The construction process might not be a great idea for someone who’s never picked up a hammer, but you don’t need an architectural degree to tackle it. Step-by-step instructions and all materials are included, so it’s a little like a high-level IKEA project. According to the Amazon listing, it takes two adults about a week to complete. Since the Nordic wood walls are reinforced with steel rods, the house can withstand winds up to 120 mph, and you can pay an extra $1000 to upgrade from double-glass windows and doors to triple-glass for added fortification.

Sadly, the cool ceiling lamp is not included.Allwood/Amazon

Though everything you need for the shell of the house comes in the kit, you will need to purchase whatever goes inside it: toilet, shower, sink, stove, insulation, and all other furnishings. You can also customize the blueprint to fit your own plans for the space; maybe, for example, you’re going to use the house as a small event venue, and you’d rather have two or three large, airy rooms and no kitchen or bedroom.

Intrigued? Find out more here.

[h/t Simplemost]

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Florence’s Plague-Era Wine Windows Are Back in Business

A wine window in Florence's Via Santo Spirito.
A wine window in Florence's Via Santo Spirito.

Many bars and restaurants have started selling takeout cocktails and other alcoholic beverages to stay in business—and keep customers safe—during the coronavirus pandemic. Meanwhile, 17th-century Florentines are surely applauding from their front-row seats in the afterlife.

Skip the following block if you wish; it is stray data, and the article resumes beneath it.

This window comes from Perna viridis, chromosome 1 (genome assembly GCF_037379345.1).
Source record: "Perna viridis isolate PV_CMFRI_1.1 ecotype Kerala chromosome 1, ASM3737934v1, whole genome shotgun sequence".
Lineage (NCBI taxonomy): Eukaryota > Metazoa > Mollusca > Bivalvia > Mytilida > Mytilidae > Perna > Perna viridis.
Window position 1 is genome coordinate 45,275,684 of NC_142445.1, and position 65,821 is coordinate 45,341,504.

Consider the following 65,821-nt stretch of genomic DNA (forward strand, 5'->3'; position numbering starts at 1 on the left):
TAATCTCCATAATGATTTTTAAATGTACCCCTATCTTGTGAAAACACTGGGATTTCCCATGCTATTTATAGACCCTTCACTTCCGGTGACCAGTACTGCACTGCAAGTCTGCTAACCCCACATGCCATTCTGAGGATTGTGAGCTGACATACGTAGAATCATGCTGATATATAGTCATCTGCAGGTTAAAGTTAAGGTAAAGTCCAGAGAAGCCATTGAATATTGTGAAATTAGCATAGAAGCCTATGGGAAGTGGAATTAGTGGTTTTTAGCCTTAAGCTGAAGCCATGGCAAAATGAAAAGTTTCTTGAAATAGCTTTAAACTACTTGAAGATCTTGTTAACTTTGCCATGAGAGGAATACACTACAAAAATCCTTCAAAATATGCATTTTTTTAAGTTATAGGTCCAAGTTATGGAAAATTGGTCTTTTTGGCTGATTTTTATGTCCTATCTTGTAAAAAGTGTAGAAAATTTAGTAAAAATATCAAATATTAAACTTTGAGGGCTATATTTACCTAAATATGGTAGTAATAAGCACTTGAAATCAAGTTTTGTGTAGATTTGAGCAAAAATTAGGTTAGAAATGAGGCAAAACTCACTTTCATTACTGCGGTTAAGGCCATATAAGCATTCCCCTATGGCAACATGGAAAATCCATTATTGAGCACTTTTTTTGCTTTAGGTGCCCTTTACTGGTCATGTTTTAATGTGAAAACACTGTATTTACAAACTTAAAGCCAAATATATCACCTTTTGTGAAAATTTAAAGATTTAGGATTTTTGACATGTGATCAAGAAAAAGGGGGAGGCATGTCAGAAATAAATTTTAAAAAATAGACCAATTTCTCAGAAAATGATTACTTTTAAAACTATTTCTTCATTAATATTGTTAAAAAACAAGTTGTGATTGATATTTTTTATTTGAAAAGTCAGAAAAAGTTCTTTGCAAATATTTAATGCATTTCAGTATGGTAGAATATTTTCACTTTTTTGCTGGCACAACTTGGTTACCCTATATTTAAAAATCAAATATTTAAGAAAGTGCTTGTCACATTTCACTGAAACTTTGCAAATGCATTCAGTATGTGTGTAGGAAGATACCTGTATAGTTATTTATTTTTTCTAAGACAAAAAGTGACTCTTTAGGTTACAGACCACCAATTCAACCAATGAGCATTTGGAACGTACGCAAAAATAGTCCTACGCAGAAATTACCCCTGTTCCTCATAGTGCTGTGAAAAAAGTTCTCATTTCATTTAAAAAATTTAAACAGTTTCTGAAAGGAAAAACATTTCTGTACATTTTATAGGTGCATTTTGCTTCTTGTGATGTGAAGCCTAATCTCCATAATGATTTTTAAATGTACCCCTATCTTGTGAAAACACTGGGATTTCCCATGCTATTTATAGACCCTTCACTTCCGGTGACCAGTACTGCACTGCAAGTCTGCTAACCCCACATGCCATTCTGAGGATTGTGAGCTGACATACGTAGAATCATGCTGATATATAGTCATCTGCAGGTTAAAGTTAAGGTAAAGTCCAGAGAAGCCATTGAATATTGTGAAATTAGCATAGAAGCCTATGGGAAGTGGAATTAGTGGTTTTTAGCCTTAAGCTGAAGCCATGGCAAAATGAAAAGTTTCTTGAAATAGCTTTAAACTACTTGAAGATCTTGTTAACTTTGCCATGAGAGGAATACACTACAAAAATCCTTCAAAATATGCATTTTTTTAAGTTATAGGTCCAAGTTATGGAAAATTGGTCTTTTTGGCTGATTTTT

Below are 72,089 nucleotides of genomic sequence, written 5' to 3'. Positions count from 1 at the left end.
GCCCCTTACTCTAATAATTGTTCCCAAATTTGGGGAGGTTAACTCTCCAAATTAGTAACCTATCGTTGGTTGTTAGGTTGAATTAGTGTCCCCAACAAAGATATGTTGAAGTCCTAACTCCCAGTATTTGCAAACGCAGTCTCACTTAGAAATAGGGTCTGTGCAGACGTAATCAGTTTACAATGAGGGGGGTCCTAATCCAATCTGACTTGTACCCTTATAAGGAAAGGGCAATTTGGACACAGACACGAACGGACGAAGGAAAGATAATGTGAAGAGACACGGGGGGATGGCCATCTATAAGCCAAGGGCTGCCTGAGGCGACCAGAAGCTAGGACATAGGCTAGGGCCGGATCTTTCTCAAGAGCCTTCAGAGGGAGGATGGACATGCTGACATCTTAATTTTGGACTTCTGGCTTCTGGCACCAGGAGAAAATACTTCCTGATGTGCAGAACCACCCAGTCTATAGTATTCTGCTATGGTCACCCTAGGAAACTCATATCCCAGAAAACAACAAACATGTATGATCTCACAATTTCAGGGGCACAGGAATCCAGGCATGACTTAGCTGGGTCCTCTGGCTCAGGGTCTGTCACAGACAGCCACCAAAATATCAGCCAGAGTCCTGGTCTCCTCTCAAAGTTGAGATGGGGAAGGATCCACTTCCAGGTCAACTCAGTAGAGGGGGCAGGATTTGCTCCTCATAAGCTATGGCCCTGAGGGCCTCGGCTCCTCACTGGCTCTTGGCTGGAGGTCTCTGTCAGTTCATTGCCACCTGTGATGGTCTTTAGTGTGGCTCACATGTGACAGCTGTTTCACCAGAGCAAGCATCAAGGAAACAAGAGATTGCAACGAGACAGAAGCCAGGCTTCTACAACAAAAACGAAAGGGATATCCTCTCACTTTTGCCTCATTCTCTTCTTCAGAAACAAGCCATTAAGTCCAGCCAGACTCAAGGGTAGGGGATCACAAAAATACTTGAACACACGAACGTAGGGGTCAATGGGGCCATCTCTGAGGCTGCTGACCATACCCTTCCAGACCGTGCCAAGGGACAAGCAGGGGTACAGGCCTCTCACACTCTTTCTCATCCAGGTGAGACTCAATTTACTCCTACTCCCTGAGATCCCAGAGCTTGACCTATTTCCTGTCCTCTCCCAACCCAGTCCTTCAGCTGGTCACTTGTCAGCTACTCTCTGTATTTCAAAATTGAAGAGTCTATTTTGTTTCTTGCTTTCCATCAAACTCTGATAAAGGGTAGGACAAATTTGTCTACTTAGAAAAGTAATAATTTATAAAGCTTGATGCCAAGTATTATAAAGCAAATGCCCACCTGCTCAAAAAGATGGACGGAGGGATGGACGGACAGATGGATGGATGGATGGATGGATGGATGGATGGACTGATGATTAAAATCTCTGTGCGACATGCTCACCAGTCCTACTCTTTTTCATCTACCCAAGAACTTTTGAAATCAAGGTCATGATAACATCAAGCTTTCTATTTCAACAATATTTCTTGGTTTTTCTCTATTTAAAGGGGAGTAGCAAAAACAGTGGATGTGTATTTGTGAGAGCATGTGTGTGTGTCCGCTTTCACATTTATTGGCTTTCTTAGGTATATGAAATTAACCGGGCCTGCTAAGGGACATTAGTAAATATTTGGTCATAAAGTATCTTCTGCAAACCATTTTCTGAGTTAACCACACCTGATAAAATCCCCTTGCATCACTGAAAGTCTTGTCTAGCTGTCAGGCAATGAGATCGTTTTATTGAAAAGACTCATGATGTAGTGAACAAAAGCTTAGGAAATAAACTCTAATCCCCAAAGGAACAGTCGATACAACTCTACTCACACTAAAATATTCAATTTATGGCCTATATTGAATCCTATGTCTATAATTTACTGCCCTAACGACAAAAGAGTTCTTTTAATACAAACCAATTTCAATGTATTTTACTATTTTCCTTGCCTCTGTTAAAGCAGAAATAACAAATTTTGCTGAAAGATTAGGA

As Insider reports, a number of buildings in Florence had been constructed with small “wine windows,” or buchette del vino, through which vendors sold wine directly to less affluent customers. When the city suffered an outbreak of plague in the 1630s, business owners recognized the value of these windows as a way to serve people without spreading germs. They even exchanged money on a metal tray that was sanitized with vinegar.

Wine not?sailko, Wikimedia Commons // CC BY-SA 3.0

Things eventually went back to normal, and the windows slowly fell out of fashion altogether as commerce laws evolved. This year, however, they’ve made a comeback. According to Food & Wine, there are currently at least four in operation around Florence. Osteria delle Brache in Piazza Peruzzi is using its window to deliver wine and cocktails, for example, and the Vivoli ice cream shop, a go-to dessert spot since 1929, is handing out sweet scoops and coffee through its formerly dormant aperture.

Apart from the recent resurgence of interest, the wine windows often go unnoticed by tourists drawn to the grandeur of attractions like the Uffizi Gallery and the Florence Cathedral. So in 2015, locals Matteo Faglia, Diletta Corsini, and Mary Christine Forrest established the Wine Window Association to generate some buzz. In addition to researching the history of the windows, they also keep a running list of all the ones they know of. Florence has roughly 150, and there are another 100 or so in other parts of Tuscany.

They’re hoping to affix a plaque near each window to promote their stories and discourage people from defacing them. And if you want to support their work, you can even become a member of the organization for €25 (about $29).

[h/t Insider]